My God! For a moment yesterday I thought the world as we know it was coming to an end. There was a time it appeared that Glenn Beck had joined forces with the proponents of high quality science education and was promoting the teaching of evolution in high schools. Even more surprising, it appeared that he had taken a principled stand against Louisiana Governor Bobby Jindal's promotion of state support for religious education.
But then all became clear. The Earth was back on its regular axis and the narrow-minded Beck was again ranting about the trivial.
How could I have been so confused? Very simply actually. After all, I noticed that Beck was quoted as saying, "It's horrifying some of the things that they're teaching high schoolers," within minutes of my having read a frightening report about the text books to be used in sectarian schools supported by state funds in Louisiana.
The story begins with Jindal's support for legislation passed in Louisiana that creates the largest school voucher program in the United States. In fact, over half of Louisiana's school age children are likely to be eligible for the vouchers. Additionally, for every student migrating to a private school, the state will defund the public school system by the average cost of instruction as well as the cost of the voucher. Public school funding in Louisiana is likely to be decimated within two years. But it gets worse.
There are virtually no controls on the curriculum to be offered by the private schools to be supported by vouchers. The vast majority of them are religiously affiliated -- and most seem to lack any standards at all. As a recent report in Reuters points out, the list of private schools approved by the state to receive vouchers is broad but most vouchers will be used by schools looking to make a financial killing while promoting a fundamentalist agenda.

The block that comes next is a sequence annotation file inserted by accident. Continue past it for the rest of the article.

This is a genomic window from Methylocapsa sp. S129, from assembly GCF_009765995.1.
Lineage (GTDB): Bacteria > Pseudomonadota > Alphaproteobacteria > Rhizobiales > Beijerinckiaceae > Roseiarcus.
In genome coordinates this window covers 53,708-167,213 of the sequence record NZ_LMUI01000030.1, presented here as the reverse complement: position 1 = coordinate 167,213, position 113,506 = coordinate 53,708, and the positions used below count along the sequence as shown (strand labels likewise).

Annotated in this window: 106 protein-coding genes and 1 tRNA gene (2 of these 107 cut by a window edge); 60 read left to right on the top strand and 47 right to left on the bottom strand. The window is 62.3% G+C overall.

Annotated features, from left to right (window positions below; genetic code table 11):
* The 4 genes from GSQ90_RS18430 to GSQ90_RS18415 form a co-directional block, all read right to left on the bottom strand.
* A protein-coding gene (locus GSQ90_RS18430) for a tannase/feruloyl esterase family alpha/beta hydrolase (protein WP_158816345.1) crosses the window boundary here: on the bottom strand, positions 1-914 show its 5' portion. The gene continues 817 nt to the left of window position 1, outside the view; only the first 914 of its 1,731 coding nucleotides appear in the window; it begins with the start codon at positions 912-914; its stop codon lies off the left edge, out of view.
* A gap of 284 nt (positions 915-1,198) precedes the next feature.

That list includes some of the most prestigious schools in the state, which offer a rich menu of advanced placement courses, college-style seminars and lush grounds. The top schools, however, have just a handful of slots open. The Dunham School in Baton Rouge, for instance, has said it will accept just four voucher students, all kindergartners. As elsewhere, they will be picked in a lottery.
Far more openings are available at smaller, less prestigious religious schools, including some that are just a few years old and others that have struggled to attract tuition-paying students.
The school willing to accept the most voucher students -- 314 -- is New Living Word in Ruston, which has a top-ranked basketball team but no library. Students spend most of the day watching TVs in bare-bones classrooms. Each lesson consists of an instructional DVD that intersperses Biblical verses with subjects such as chemistry or composition.
The Upperroom Bible Church Academy in New Orleans, a bunker-like building with no windows or playground, also has plenty of slots open. It seeks to bring in 214 voucher students, worth up to $1.8 million in state funding.
At Eternity Christian Academy in Westlake, pastor-turned-principal Marie Carrier hopes to secure extra space to enroll 135 voucher students, though she now has room for just a few dozen. Her first- through eighth-grade students sit in cubicles for much of the day and move at their own pace through Christian workbooks, such as a beginning science text that explains "what God made" on each of the six days of creation. They are not exposed to the theory of evolution.
Unbelievably, it gets even worse! As Bruce Wilson discusses, many of these schools use a science curriculum based on materials produced by A Beka Book, Bob Jones University Press and Accelerated Christian Education.
These materials teach, among many other things, that the second law of thermodynamics disproves evolution (something that even the most ardent creationists now recognize is ridiculous), that humans and dinosaurs coexisted and that the Loch Ness Monster has been determined to be a dinosaur currently living in Scotland.
Take a look at the following video to see even more bizarre claims made by these fundamentalist purveyors of educational claptrap.
As Glenn Beck noted, "It's horrifying some of the things that they're teaching high schoolers." Sadly, though, he wasn't concerned about any of this. No, he was referring to the television show "Glee."